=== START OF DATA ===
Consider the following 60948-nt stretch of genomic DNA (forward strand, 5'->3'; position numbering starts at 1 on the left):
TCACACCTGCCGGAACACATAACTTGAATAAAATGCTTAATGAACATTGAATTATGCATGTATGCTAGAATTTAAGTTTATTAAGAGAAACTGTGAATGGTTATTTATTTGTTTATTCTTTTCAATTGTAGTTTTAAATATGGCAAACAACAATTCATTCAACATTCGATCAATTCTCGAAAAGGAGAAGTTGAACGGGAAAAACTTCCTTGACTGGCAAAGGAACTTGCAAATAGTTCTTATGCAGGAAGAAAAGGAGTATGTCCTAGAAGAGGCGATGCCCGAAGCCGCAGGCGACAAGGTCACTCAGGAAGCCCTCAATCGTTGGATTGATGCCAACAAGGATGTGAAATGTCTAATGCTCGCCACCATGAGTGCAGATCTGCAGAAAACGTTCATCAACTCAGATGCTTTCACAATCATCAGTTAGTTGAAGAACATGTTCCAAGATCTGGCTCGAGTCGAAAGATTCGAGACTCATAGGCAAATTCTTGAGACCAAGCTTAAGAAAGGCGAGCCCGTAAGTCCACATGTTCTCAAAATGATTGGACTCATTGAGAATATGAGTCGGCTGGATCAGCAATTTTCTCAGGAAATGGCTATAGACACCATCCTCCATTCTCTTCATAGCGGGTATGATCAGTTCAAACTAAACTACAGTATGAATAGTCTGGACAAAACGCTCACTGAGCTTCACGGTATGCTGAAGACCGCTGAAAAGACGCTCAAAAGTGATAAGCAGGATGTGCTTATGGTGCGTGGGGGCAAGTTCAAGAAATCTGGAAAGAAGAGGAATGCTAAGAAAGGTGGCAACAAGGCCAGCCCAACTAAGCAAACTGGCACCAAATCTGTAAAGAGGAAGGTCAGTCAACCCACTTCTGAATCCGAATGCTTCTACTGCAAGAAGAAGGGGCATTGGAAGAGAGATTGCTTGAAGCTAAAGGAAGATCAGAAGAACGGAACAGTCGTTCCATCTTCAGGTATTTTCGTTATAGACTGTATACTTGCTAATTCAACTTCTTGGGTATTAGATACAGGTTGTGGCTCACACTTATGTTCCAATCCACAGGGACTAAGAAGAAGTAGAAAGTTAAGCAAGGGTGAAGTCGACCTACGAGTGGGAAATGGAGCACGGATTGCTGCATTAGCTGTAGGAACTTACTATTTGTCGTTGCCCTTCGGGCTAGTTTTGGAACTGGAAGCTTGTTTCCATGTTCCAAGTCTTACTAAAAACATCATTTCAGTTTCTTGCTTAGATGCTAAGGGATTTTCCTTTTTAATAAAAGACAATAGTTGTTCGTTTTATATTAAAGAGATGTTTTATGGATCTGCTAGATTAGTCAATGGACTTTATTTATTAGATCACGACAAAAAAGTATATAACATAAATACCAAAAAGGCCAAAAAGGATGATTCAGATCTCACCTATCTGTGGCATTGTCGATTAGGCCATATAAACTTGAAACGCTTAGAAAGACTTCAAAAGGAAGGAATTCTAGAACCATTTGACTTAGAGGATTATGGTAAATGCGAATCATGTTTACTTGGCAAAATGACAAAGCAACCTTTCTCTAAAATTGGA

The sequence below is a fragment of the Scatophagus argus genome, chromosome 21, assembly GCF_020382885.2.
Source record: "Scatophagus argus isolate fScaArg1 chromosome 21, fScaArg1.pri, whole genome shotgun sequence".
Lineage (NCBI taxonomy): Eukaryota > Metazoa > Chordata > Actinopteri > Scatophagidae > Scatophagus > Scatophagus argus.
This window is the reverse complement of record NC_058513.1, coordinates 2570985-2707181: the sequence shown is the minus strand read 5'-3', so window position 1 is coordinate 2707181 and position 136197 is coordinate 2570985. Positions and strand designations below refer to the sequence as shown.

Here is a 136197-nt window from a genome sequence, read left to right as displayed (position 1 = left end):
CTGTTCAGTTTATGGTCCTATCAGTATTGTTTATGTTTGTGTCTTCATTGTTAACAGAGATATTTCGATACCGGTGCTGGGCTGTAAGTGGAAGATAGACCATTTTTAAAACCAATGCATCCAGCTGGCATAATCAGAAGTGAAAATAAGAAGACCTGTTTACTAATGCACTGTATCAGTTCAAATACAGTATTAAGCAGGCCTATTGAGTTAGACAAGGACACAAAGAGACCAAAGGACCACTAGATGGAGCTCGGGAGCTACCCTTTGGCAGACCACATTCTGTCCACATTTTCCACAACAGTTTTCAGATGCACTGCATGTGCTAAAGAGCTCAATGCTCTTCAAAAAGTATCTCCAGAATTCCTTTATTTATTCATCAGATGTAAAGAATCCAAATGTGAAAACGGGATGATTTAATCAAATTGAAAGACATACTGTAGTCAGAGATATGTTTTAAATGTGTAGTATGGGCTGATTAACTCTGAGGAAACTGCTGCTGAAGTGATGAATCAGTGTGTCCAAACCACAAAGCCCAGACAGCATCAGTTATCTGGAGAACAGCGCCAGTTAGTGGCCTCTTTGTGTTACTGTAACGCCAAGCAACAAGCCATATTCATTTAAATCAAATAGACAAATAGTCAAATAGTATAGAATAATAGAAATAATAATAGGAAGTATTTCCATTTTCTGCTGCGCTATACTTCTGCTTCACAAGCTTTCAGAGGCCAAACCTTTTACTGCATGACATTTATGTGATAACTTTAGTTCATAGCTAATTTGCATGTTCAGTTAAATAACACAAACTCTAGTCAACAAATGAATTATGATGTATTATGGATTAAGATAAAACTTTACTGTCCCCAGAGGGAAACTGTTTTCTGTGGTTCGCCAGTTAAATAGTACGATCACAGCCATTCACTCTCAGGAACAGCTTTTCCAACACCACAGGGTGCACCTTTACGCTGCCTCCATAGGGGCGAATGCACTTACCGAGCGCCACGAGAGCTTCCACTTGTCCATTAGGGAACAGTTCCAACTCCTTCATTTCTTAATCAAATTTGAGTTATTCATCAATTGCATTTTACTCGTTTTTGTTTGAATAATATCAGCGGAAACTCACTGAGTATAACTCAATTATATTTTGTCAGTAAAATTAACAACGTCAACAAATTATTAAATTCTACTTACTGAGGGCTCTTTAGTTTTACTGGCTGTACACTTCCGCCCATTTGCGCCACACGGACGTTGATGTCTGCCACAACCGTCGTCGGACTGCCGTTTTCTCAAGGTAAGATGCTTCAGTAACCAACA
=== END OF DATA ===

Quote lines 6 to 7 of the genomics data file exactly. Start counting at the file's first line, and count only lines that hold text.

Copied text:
This window is the reverse complement of record NC_058513.1, coordinates 2570985-2707181: the sequence shown is the minus strand read 5'-3', so window position 1 is coordinate 2707181 and position 136197 is coordinate 2570985. Positions and strand designations below refer to the sequence as shown.

Here is a 136197-nt window from a genome sequence, read left to right as displayed (position 1 = left end):